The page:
By Dwight Hobbes
Young Black men, naturally propelled by their hormones and bombarded by media images, especially music videos, are practically programmed to pester young Black women for sex. Accordingly, young Black women, along with those influences, just like girls of all colors — including White — are susceptible to peer pressure and self-esteem issues that can override common sense and land them horizontal without having thought things all the way through.
Biological and social imperatives quite regrettably do not take into account the steady risk of such consequence as sexually transmitted disease. Or unwanted pregnancy. Both of which are the result of unprotected sex and a woeful neglect of sexual health.
Enter “Seen on da Streets” (SOS). Under the umbrella of Neighborhood Health Source, SOS is federally funded to provide awareness among sexually active young men and, when outreach allows, young women. Its stated goals are to reduce sexually transmitted disease and unintended pregnancies among adolescents and adults, age 15 to 24.
Fred Evans, community health coordinator, reflects on why the program began back in 2005 as a collaboration between the Minneapolis Department of Health and Family Support, Teen Age Medical Service and Fremont Clinic. “It was started by a young man named Marlon Moore [who] did research and found out STD and pregnancy rates were really high in certain zip codes: 55411, 55412.” That’s North Minneapolis.
“Then,” Evans continues, “they started to look at ways to get young men into the clinics. We also did the same thing over at TAMS, Teen Age Medical Service in South Minneapolis. Which is in a transition period right now, but still going on very strong.”
Seen on da Streets benefits from an interest in — and, importantly knowledge of how to reach — African American males. “[They] weren’t coming in. So, we decided to take the clinic to them.” In an innovative, hands-on initiative, “We armed ourselves with urine cups, condoms, and information and hit the community. It was one of the craziest thoughts people ever had, that we’re going to go on the block and collect urine, bring it back to the clinic for testing, then see if we can get people to come in.”
Turns out it was in actuality not so crazy at all. “The amazing thing about it is that it worked. And it worked well. People came in.” Evans adds that the gang culture was an important target. “Those were the ones were trying to reach the most. We were very successful with them.”
A key aspect was that staff members didn’t try to moralize or lecture the people they were trying to reach. “We simply spoke to them in their language.” And rather than telling the guys that being responsible for their sexual health was some sort of obligation, the appeal was more to the fact that they wouldn’t want to wind up with an experience marked by dripping, itching, and a stinging, burning sensation in a particular body part.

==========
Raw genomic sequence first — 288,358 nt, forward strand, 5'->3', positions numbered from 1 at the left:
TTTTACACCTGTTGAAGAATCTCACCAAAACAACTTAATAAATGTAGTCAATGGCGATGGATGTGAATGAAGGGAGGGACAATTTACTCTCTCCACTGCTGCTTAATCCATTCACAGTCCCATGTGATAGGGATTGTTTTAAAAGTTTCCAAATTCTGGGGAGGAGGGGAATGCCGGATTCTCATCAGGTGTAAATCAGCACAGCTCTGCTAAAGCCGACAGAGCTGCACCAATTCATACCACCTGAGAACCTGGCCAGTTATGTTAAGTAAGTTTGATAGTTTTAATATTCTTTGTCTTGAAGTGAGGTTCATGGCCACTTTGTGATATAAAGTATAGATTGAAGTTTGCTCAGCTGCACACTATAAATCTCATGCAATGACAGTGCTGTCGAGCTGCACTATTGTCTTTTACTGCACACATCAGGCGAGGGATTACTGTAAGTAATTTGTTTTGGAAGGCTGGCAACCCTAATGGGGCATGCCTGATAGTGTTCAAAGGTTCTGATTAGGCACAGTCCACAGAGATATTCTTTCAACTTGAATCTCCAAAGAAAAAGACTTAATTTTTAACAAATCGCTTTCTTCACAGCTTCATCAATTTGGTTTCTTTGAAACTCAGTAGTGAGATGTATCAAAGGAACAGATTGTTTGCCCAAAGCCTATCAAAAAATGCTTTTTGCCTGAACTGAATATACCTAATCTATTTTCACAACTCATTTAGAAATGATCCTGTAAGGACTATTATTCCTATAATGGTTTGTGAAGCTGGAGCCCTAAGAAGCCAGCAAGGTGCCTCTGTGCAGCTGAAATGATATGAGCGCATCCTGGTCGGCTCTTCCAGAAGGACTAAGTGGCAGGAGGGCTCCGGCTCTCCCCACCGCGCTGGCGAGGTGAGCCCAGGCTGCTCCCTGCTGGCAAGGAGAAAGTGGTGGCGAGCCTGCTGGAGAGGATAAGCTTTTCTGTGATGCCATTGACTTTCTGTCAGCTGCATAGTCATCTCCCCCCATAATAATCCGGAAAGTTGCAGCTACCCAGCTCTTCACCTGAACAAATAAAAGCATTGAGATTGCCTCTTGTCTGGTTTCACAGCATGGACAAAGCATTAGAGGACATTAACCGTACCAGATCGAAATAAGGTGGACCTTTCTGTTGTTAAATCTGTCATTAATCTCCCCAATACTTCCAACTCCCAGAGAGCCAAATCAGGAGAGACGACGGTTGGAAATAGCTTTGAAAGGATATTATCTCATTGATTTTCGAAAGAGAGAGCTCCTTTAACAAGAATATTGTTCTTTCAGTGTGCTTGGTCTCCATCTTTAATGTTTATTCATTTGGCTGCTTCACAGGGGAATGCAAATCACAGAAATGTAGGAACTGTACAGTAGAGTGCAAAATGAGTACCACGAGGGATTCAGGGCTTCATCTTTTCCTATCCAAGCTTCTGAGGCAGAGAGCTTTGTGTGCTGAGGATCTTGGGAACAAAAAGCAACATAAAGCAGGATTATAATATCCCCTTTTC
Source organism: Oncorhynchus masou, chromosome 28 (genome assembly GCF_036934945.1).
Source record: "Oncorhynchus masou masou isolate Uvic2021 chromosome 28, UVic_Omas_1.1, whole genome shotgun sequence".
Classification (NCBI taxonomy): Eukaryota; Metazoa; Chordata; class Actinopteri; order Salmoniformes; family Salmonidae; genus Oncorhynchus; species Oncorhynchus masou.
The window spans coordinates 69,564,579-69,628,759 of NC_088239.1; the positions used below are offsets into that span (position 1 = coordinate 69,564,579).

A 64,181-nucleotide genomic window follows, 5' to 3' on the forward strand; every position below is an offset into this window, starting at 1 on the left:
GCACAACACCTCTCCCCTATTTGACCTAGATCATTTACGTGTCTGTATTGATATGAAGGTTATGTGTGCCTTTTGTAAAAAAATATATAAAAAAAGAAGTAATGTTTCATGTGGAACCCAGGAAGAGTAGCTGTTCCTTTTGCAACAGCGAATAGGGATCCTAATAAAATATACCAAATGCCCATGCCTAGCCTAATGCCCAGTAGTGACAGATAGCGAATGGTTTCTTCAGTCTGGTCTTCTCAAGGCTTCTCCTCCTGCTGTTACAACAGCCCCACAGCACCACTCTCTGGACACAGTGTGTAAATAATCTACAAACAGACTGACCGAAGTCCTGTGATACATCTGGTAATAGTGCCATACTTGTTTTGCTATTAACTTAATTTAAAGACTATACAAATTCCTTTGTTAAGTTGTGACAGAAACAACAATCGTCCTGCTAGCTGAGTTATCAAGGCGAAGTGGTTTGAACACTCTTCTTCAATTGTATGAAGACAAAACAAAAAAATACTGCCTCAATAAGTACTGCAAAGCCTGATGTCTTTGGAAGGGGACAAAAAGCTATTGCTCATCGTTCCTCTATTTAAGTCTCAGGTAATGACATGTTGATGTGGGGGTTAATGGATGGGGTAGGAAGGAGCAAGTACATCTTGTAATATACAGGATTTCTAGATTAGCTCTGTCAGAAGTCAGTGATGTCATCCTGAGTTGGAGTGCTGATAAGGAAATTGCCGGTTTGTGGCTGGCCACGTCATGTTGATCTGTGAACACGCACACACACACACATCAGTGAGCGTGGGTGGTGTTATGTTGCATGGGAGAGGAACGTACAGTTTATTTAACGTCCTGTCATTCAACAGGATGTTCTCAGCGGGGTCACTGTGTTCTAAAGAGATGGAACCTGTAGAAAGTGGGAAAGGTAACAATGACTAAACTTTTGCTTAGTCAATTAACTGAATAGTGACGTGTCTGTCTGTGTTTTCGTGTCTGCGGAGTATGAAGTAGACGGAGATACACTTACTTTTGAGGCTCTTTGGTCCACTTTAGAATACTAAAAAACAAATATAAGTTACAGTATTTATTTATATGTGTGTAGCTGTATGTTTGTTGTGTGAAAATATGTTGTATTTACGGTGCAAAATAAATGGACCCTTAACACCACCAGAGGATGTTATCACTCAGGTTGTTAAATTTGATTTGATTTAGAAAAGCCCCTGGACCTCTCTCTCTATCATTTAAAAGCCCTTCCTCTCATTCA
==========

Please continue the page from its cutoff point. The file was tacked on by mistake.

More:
“Also, we began to flip the script with the program and started [outreach] to young women.”
Along with stopping people on the street, Evans and company went into school systems and jails to do education and testing. “A lot of times young men weren’t being tested or wouldn’t test for some people, but when we brought in peer educators and that sort of thing — people who look like them, act like them, talk like them, and had a positive message — we were able to be very successful.
“We got young men and women to start being safe, taking care of themselves. Come in for their yearly appointments. Taking responsibility for themselves.”
Importantly, members of Seen on da Streets were able to get through to young females, impressing on them that “they have a voice, they can tell the young man ‘No’. Or they can say, ‘You really need to wear a condom if we’re going to do this.’” In short, “We let young people know that they needed to be responsible for their behavior.”
Another change in adolescent women assuming responsibility for behavior relates to reversing a conspicuous, historic tendency to keep welfare roles high. “Sometimes young women look at pregnancy as a rite of passage,” says Evans. “[There’s] a cycle.”
Part and parcel of sexual health is connection to chemicals. Be they hard as cocaine or comparatively innocuous (though still illegal) as marijuana or socially acceptable as alcohol, they characteristically impair judgment and easily lead to unprotected sex. “The two go together,” Evans says. “They’re connected. Including with teenage prostitution. A lot of times, that’s how guys get young women to things. They hook them up on drugs, have them strung out, and then get them to do what they want them to do.”
Strongly influential as bodily urges and social influences are, this program has proven to be one of consequence, having a demonstrated effect to counter and prevent irresponsible behavior.
Seen on da Streets operates in Minneapolis at Fremont Clinic, 3300 Fremont Ave. North, 612-588-9411; at Sheridan Clinic, 342 13th Ave. NE, 612-588-9411; and at Central Avenue, 2610 Central Ave. NE, 612-781-6816.
Dwight Hobbes welcomes reader responses to P.O. Box 50357, Mpls., 55403.